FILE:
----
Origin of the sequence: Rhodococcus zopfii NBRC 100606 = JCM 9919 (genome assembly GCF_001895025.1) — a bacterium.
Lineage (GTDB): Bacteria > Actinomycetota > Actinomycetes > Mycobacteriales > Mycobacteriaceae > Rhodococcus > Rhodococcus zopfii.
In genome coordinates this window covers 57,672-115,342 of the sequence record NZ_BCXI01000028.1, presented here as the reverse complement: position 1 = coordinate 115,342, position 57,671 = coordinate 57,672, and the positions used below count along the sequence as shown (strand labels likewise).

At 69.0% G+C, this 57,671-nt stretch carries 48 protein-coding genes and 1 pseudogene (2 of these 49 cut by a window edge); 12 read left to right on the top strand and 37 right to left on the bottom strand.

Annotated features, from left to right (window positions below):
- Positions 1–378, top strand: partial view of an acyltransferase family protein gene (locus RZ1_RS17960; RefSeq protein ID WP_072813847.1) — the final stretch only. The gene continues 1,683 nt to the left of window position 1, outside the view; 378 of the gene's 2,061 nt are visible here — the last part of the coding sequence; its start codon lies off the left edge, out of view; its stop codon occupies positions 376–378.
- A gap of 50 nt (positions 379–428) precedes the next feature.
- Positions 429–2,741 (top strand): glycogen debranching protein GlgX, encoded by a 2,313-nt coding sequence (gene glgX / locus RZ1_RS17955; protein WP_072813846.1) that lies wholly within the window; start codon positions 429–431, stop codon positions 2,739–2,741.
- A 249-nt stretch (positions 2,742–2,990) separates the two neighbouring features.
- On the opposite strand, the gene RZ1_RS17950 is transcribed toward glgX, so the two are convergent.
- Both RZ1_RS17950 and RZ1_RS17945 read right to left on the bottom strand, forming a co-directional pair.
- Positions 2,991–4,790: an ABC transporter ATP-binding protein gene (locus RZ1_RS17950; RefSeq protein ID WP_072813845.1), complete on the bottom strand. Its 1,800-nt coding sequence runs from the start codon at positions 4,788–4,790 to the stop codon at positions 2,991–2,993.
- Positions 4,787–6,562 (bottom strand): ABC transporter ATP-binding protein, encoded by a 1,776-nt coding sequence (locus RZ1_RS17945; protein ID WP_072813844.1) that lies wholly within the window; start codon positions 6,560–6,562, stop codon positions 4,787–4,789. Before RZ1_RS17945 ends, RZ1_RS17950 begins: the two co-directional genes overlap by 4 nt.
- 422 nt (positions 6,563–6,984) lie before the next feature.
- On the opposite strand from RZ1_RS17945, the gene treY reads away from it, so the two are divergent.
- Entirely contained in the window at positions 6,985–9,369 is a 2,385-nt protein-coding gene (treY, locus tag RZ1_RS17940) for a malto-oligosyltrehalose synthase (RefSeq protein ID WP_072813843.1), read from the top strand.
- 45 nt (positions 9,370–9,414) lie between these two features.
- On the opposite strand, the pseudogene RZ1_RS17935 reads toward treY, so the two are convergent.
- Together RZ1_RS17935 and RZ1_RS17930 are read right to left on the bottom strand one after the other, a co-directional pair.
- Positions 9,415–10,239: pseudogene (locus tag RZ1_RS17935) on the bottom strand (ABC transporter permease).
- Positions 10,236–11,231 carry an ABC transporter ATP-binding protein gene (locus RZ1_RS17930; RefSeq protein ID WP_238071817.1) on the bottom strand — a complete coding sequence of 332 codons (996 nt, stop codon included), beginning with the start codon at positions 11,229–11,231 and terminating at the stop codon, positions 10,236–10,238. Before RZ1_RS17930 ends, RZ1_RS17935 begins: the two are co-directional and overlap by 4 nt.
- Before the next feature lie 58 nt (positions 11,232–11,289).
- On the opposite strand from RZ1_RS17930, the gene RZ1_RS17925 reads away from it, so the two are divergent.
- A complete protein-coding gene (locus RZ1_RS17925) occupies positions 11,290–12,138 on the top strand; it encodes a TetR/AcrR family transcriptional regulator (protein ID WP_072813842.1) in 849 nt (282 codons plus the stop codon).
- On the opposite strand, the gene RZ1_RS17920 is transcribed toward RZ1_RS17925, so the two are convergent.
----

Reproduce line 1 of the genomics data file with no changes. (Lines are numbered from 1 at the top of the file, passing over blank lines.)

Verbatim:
Origin of the sequence: Rhodococcus zopfii NBRC 100606 = JCM 9919 (genome assembly GCF_001895025.1) — a bacterium.